The Audi Super 90

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The Super 90 is a more urgeful version of the original Audi 70, the car Volkswagen have concocted out of the former Auto-Union-D.K.W., with Mercedes four-stroke engine. Using a British industrial process, Audis are assembled at Auto-Union’s Ingolstadt works, which is 70% VW owned, at the rate of 350 a day. This latest version has 18 additional b.h.p. The engine is the best part of the car – smooth, quiet until it is really revving, prompt to commence on auto choke, and giving very good acceleration, from quick step-off to a s.s. 1/4 in 18 1/2 sec. It has been condemned in some quarters as notoriously thirsty but I got 27 m.p.g. from 4-star petrol and virtually no oil had been consumed in 425 miles.

The handling does not match up to this fine Heron-head 10.6 to 1 c.r.  90-b.h.p. engine, perhaps because it is mounted far forward and 6.2 1/2% of the weight is over the driven front wheels. The steering becomes very heavy under strong understeer when cornering fast with power on, the four turns lock-to-lock are emphasised by on out-of-round wheel, and the 13 in. Metzeler cross-ply tyres howl all too readily. Fast open corners are happier terrain for an Audi than tight bends. The ride is pitch-free but lurchy. The steering-column gearchange has been improved but I did not like it. The brakes, inboard discs in front, are very powerful and progressive. The bonnet has to be propped up and the prop came off on the test car.

The Audi in this form is a 100-m.p.h. car, impressively engineered and beautifully (VW) finished. There are fully-reclining, comfortable front seats, although I prefer something smoother than the cloth/plastic cushions. Instrumentation is very simple (no odometer trip or decimal readings), with accurate Vdo clock, a combined temperature and fuel gauge, and 1.h. stalk for turn indicators which, flicked, controls daylight-flashing or night-dipping of the powerful HeIla lamps. The unlockable cubby just takes a Rolleiflex, boot and fuel filler have to be unlocked by key, the boot is enormous, but the imitation light grained wood of facia and decor is unfortunate – as someone said, like sitting in a coffin – in a modern, rather “tinny” car. Front passengers liked the generous seat area and leg-room. For a car aimed at “executive” motoring the heater controls are far too stiff and the rubber knob for the two-speed wipers is most unpleasant to use, but in torrential rain no water entered the car.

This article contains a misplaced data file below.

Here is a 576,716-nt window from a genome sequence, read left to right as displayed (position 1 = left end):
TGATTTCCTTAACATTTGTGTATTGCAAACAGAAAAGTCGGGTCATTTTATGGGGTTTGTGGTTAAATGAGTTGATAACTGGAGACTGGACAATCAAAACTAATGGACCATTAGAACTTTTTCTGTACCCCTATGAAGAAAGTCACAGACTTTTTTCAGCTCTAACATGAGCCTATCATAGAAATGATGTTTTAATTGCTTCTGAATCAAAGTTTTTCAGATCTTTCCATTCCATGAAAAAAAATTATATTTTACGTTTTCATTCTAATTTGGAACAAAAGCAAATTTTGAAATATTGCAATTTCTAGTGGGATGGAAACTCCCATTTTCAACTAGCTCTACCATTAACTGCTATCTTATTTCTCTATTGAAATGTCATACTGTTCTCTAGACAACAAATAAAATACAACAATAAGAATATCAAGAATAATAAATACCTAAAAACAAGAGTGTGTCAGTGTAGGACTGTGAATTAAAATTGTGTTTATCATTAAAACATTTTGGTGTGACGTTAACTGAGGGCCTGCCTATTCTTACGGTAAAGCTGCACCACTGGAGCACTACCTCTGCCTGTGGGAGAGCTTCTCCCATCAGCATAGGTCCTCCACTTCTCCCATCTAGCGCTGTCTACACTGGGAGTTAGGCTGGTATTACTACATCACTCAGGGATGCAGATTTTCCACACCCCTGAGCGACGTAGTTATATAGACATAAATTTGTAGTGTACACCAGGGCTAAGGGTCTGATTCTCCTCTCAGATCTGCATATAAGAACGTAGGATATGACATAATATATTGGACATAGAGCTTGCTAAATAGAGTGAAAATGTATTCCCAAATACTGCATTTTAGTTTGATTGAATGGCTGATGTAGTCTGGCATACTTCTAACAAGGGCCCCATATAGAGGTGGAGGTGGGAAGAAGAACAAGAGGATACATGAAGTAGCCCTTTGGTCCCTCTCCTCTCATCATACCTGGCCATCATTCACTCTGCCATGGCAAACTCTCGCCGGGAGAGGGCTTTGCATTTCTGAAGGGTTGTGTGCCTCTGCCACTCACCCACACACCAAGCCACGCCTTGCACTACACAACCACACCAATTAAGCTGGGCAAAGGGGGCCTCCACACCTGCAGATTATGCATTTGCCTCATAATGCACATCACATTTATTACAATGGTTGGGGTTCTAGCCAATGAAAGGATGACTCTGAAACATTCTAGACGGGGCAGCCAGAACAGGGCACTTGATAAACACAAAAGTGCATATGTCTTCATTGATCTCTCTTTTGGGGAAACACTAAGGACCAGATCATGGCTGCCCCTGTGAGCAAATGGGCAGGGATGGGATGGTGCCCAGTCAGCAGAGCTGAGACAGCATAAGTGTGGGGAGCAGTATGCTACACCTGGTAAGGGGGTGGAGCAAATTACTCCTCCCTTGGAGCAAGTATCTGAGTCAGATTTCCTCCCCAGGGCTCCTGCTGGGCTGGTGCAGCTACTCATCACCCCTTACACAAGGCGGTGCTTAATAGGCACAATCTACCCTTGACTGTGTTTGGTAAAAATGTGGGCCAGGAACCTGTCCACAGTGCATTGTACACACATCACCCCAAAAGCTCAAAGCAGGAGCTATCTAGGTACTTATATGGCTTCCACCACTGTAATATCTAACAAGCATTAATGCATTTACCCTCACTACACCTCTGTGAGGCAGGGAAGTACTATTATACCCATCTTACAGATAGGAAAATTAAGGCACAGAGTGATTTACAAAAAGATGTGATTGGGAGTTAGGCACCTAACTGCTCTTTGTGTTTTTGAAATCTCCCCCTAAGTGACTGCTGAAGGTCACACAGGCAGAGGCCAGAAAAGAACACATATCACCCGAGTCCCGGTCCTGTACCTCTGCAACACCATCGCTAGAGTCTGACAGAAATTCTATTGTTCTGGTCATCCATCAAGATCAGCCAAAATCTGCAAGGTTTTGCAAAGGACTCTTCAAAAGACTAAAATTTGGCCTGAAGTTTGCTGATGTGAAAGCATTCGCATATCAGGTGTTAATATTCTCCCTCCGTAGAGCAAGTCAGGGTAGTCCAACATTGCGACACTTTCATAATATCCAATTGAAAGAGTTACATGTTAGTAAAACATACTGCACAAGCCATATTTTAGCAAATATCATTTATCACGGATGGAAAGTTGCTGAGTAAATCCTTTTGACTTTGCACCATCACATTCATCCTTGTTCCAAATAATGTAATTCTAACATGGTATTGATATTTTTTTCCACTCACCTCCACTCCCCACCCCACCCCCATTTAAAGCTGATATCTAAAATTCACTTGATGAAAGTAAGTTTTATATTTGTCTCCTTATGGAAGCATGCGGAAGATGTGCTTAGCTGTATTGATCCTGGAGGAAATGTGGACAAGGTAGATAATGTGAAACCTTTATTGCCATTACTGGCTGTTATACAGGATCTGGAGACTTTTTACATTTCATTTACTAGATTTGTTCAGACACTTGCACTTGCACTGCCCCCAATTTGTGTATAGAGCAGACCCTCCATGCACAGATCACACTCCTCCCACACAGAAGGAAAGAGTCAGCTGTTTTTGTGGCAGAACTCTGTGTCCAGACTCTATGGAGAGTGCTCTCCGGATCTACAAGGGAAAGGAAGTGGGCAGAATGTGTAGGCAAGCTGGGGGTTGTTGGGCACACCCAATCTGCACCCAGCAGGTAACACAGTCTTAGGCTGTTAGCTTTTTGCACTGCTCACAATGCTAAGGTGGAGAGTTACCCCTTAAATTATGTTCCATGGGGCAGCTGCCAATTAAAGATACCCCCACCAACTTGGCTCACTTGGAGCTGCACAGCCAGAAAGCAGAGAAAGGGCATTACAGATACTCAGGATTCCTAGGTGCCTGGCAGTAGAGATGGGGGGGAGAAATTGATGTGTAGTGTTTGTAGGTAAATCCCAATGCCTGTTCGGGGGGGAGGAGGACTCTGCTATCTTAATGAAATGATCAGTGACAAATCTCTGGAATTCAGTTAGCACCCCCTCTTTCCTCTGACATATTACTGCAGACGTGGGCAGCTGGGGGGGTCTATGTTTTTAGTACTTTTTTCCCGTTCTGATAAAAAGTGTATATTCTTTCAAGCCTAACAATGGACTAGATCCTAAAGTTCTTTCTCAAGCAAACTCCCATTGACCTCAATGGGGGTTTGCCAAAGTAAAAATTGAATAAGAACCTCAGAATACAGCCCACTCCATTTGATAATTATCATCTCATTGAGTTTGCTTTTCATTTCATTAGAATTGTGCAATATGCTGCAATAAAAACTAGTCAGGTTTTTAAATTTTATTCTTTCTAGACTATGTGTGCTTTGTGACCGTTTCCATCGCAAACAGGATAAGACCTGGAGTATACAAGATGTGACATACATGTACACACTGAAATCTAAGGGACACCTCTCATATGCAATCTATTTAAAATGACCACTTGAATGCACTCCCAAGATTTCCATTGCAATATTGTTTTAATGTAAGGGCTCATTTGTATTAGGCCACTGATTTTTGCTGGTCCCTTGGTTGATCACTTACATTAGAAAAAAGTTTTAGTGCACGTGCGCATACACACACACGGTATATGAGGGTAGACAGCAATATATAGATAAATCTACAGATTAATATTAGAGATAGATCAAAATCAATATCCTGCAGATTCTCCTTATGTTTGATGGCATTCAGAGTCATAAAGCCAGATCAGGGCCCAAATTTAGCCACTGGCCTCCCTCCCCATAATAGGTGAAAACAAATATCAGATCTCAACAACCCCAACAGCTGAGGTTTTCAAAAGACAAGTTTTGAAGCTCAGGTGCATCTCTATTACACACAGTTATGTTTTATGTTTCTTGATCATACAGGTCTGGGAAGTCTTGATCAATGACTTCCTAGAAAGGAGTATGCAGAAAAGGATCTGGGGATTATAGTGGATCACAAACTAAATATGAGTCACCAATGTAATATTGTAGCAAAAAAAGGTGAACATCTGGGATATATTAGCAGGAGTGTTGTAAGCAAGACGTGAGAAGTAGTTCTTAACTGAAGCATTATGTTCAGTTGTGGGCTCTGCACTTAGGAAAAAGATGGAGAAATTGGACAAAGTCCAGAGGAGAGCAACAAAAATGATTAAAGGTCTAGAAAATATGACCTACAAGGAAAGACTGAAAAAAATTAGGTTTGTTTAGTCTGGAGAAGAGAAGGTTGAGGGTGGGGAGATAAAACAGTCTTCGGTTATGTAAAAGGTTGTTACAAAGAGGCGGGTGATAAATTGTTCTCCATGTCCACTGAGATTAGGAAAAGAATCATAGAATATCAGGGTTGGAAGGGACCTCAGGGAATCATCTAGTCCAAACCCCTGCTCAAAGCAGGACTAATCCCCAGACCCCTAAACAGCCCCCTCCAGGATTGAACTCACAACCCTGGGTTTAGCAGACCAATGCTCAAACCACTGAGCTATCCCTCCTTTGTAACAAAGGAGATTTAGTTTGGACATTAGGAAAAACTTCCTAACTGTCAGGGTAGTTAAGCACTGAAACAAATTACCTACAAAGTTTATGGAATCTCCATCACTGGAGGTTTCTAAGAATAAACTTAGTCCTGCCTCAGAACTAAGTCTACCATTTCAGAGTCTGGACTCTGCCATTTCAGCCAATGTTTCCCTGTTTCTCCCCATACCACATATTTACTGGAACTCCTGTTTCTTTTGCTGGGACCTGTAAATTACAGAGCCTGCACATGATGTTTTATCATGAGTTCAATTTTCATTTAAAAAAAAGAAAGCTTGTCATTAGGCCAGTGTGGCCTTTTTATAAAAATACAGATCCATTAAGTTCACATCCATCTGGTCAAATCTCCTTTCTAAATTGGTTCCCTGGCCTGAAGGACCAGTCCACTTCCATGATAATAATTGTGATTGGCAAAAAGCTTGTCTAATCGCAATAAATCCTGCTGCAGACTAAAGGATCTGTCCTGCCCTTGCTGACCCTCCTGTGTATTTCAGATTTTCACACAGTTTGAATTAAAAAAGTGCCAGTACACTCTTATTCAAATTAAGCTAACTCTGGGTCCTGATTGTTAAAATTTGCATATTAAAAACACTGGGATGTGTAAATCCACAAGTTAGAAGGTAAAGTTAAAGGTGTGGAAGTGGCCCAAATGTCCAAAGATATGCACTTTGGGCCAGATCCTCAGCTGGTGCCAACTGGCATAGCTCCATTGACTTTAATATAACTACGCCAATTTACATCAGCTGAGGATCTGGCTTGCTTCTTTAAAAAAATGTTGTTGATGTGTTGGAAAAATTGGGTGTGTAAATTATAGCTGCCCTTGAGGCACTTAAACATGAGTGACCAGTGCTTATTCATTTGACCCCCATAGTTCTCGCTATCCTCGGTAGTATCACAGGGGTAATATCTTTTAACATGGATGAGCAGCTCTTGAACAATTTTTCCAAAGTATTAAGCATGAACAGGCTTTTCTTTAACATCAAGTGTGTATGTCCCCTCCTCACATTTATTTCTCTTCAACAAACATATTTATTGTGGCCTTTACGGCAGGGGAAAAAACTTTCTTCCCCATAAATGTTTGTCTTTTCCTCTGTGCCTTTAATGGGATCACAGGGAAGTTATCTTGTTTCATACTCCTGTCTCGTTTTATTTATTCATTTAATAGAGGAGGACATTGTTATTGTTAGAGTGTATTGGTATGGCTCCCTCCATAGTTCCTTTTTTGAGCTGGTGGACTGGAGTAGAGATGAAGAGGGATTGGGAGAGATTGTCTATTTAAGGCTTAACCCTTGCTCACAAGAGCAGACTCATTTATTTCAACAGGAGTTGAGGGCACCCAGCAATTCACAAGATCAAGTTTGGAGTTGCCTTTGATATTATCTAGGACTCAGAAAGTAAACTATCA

There is quite a lot of good detail and the appearance is impressive, with the four-rings Auto-Union insignia on the radiator grille. With better handling and a floor gear-lever I would be quite partial to this unusual German car. It costs £1,194 Os. 3d. inclusive of duty, and a sun-roof can be had for £59 6s. Id. extra. – W. B.